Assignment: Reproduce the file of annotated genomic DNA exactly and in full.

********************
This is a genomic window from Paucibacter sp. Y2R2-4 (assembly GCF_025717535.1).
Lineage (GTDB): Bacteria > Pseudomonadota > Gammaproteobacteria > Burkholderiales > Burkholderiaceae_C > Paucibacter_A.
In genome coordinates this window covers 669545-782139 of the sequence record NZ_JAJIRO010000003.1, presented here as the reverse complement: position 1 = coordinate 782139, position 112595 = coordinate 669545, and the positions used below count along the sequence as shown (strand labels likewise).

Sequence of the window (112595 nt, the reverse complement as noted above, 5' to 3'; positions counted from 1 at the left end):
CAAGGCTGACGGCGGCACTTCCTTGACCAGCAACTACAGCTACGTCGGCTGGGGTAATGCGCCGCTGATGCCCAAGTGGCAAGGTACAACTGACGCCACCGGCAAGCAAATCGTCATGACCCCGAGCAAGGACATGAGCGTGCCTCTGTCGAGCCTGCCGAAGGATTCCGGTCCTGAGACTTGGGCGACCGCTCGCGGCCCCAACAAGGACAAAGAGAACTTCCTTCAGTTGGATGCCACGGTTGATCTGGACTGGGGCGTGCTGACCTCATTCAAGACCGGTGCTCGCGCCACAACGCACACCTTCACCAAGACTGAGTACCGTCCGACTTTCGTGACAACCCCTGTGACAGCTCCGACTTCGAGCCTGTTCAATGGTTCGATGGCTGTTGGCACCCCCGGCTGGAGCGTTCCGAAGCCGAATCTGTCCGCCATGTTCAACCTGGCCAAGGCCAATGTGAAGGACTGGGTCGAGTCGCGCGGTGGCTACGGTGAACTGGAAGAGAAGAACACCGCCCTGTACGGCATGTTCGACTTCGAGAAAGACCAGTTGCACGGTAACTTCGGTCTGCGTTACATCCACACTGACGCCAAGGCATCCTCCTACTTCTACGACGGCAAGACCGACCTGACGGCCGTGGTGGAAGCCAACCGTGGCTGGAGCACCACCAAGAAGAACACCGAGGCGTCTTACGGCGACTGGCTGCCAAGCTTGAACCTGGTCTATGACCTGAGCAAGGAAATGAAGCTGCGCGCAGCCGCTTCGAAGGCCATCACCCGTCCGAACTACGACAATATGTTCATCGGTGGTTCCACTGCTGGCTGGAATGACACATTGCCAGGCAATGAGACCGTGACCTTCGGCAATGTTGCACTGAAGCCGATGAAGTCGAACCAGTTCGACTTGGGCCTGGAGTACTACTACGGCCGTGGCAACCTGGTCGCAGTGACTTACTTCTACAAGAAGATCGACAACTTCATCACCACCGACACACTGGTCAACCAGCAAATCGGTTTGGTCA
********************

This is a genomic window from Paucibacter sp. Y2R2-4 (assembly GCF_025717535.1).
Lineage (GTDB): Bacteria > Pseudomonadota > Gammaproteobacteria > Burkholderiales > Burkholderiaceae_C > Paucibacter_A.
In genome coordinates this window covers 669545-782139 of the sequence record NZ_JAJIRO010000003.1, presented here as the reverse complement: position 1 = coordinate 782139, position 112595 = coordinate 669545, and the positions used below count along the sequence as shown (strand labels likewise).

Sequence of the window (112595 nt, the reverse complement as noted above, 5' to 3'; positions counted from 1 at the left end):
CAAGGCTGACGGCGGCACTTCCTTGACCAGCAACTACAGCTACGTCGGCTGGGGTAATGCGCCGCTGATGCCCAAGTGGCAAGGTACAACTGACGCCACCGGCAAGCAAATCGTCATGACCCCGAGCAAGGACATGAGCGTGCCTCTGTCGAGCCTGCCGAAGGATTCCGGTCCTGAGACTTGGGCGACCGCTCGCGGCCCCAACAAGGACAAAGAGAACTTCCTTCAGTTGGATGCCACGGTTGATCTGGACTGGGGCGTGCTGACCTCATTCAAGACCGGTGCTCGCGCCACAACGCACACCTTCACCAAGACTGAGTACCGTCCGACTTTCGTGACAACCCCTGTGACAGCTCCGACTTCGAGCCTGTTCAATGGTTCGATGGCTGTTGGCACCCCCGGCTGGAGCGTTCCGAAGCCGAATCTGTCCGCCATGTTCAACCTGGCCAAGGCCAATGTGAAGGACTGGGTCGAGTCGCGCGGTGGCTACGGTGAACTGGAAGAGAAGAACACCGCCCTGTACGGCATGTTCGACTTCGAGAAAGACCAGTTGCACGGTAACTTCGGTCTGCGTTACATCCACACTGACGCCAAGGCATCCTCCTACTTCTACGACGGCAAGACCGACCTGACGGCCGTGGTGGAAGCCAACCGTGGCTGGAGCACCACCAAGAAGAACACCGAGGCGTCTTACGGCGACTGGCTGCCAAGCTTGAACCTGGTCTATGACCTGAGCAAGGAAATGAAGCTGCGCGCAGCCGCTTCGAAGGCCATCACCCGTCCGAACTACGACAATATGTTCATCGGTGGTTCCACTGCTGGCTGGAATGACACATTGCCAGGCAATGAGACCGTGACCTTCGGCAATGTTGCACTGAAGCCGATGAAGTCGAACCAGTTCGACTTGGGCCTGGAGTACTACTACGGCCGTGGCAACCTGGTCGCAGTGACTTACTTCTACAAGAAGATCGACAACTTCATCACCACCGACACACTGGTCAACCAGCAAATCGGTTTGGTCA